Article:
Keeping warm was on the brains of many, although not the poor loves risking hypothermia in their fashionable spring jackets. A pragmatic padded coat simply doesn’t cut the street snappers’ mustard – yet. Peter Pilotto’s fabulously quilted printed jackets for next winter offered warmth and style in spades. Some were prettified with a little frilled hem, and teamed with cocktail dresses and convincingly sold as evening wear – music to the camera slaves’ ears. PL

Will it work?
Day time, night time – it will work overtime.

Where else?
Christopher Kane, Marios Schwab, JW Anderson


Brocade: Osman

Left to right: Osman and Temperley
Why should C18th fops have all the fun? We’ve secretly loved this fabric for years, so allow us a moment of joy because it’s everywhere. And no one cuts a sharper pair of trousers than this man. If London can’t quite decide whether to keep it skinny or experiment with a kick flare that starts at the knee, consider it a bonus. In the world’s first parliamentary democracy, no one trouser shape should dominate. Let’s hear it for proportional representation. LA

Will it work?
Yes, in a similar way to marmite. You either love this or hate it. But however much you adore brocade, limit yourself to one piece at a time time. Keep the rest low-key and you can wear this day to night.

Where else?
Michael van der Ham, Temperley, Kinder Aggugini


London Fashion Week autumn/winter 2012: stars on the front row

Leggings: Clements Ribeiro

Left to right: Clements Ribeiro and Issa

Leggings were flatlining – then Clements Ribeiro’s show happened. Every look with a skirt or dress came with a pair. It was a brilliant defibrillator for a previously dead-in-the-water trend. The new way of doing them is under longer lengths (something bright or patterned looks might pretty), and for evening, bare legs be damned. PL

Will it work?
With a bit of mental rewiring – think slim midi skirts and heels instead of minis and ballet pumps.

Where else?


Girls In Glasses: Paul Smith

Left to right: Paul Smith and Vivienne Westwood

Boys don’t make passes at girls who wear glasses. Not even if they’re worn with as much vim as they were at Paul Smith? Bespectacled models in sharp tailor jackets and cigarette pants cut an appealing figure. Marc Jacobs and J Crew also sent out girls with four eyes instead of two in New York last week. Clearly, not seeing, um, clearly is cool. PL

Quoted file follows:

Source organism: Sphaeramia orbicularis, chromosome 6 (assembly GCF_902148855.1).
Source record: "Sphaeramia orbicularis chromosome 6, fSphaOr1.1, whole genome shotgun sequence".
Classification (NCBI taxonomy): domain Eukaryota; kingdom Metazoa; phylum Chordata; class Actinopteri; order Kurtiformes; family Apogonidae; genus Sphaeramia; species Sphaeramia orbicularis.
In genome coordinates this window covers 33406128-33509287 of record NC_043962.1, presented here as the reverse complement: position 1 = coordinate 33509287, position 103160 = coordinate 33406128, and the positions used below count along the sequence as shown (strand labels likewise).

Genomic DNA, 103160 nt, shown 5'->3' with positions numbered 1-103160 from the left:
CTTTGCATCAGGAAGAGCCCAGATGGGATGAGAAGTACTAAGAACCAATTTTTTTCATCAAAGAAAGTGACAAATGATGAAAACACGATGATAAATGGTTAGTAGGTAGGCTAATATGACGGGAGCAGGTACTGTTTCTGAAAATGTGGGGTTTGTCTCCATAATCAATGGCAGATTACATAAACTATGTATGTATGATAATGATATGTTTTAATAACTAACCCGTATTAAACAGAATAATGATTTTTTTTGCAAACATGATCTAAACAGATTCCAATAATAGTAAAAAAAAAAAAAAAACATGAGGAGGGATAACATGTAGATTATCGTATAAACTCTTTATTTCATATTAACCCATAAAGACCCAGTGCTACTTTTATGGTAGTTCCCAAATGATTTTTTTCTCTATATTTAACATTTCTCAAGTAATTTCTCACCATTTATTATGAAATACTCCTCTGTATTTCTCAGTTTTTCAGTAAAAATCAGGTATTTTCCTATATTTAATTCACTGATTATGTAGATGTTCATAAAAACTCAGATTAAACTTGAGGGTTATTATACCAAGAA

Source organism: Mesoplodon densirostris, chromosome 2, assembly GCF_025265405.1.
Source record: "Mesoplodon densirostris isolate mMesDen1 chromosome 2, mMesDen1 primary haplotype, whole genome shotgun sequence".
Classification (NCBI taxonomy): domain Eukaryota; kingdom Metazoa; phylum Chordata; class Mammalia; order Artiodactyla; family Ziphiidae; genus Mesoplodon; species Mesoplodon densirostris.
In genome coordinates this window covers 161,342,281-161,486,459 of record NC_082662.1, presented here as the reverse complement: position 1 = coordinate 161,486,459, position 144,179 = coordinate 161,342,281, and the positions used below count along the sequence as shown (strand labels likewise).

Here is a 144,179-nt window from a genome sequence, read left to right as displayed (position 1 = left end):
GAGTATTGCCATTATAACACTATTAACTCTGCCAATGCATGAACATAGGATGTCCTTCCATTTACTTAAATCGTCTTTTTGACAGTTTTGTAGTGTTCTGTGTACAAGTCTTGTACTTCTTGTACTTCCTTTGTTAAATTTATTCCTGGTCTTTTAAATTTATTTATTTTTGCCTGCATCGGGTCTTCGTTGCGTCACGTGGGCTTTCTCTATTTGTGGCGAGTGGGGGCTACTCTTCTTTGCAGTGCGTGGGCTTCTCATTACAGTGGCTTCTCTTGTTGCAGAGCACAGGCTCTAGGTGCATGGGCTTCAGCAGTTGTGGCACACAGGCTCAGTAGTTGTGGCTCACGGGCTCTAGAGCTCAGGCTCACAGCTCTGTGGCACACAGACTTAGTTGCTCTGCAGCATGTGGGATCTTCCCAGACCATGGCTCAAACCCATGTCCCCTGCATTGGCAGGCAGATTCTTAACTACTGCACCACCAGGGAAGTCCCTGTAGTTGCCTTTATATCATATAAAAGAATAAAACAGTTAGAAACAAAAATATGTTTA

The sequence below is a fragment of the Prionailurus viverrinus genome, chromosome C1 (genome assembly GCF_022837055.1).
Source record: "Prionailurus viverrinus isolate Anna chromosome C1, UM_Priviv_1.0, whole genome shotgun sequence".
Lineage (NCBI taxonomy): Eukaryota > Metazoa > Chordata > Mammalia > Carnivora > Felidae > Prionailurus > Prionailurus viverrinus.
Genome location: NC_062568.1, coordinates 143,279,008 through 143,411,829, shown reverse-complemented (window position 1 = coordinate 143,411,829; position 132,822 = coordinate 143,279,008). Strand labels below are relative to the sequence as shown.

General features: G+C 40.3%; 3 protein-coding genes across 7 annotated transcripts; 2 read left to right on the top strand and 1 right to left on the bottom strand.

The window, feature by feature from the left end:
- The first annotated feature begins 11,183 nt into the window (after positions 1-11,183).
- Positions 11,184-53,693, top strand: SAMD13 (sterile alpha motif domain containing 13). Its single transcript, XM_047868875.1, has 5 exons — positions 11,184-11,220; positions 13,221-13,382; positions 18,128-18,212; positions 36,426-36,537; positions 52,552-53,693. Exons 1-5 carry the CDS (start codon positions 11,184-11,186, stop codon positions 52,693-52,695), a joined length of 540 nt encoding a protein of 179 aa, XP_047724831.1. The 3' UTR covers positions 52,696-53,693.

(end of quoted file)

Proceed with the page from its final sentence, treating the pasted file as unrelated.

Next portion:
Will it work?
If your vision is less than 20/20.

Where else?
Vivienne Westwood


London Fashion Week autumn/winter 2012: Stella McCartney eveningwear show

The Big Ball(sy) Skirt: Stella McCartney

Left to right: Stella McCartney and Giles

Swish, swish, swish, here come the skirts. How feminine, how flirty – and how modern, thanks to that larger-than-life marbling and obligingly architectural duchesse satin. This is the Mad Men Skirt for women who normally prefer something harder edged and just a bit arty. McCartney had other mould-breakers up her sleeves, too. Think lace is too twee ? Try a thick-as-crochet tangerine weave appliquéd onto a flesh-coloured mesh column dress and await the flashbulbs. Coming to a red carpet soon. LA

Will it work?
Yes, this concept suits pretty much everyone, but you’ll need a big ball(sy) heel. Ballerina length’s the way to go.

Where else?
Roksanda Ilincic, Giles, Emilia Wickstead, Mary Katrantzou


Military Manoeuvres: McQ

Left to right: McQ and Burberry

Attention! For instant promotion up the fashion ranks, simply advance to your nearest army surplus store. For this long-standing masculine trend invaded womenswear this season, no more so than in McQ’s opening section of two-toned soldier-girl outfits shot through with “Black Watch” tartan, ceremonially-high spit-and-polished boots and furry-epauletted submariner knits. After the uniform came some crazily over-the-top flower-strewn ballet dresses. LL

Will it work?
Only for the brave: and don’t be too literal.

Where else?
Burberry, Belstaff, Christopher Raeburn, and the beavers at Temperley


The Longer Skirt: Roksanda Ilincic

Left to right: Roksanda Ilincic and Topshop Unique
We’re talking really long – not just below the knee, but right past the lower shin. That creates a lean sinuous line that brings to mind white Russian emigres or slinky Thirties illustrations from artists such as Christian Berard – unless they’re Ilincic’s full-circle skirts, which brings to mind pictures of the young Queen Elizabeth in the early Fifties. But Ilincic reared back from the precipice of parody by teaming her languid lengths with blouson tops or big glittery tweed blazers, and occasionally trimmed her pencil skirts with the deep ruffle hem that has become one of her trademarks. As usual, it’s her colour mixes that intrigued: claret with deep violet or turquoise. LA

Will it work?
Especially if you’re tall and slender and game for a five-inch heel. Ilincic jacked her models up on canary-yellow ones and got herself a statement look.

Where else?
Jonathan Saunders, Topshop, JW Anderson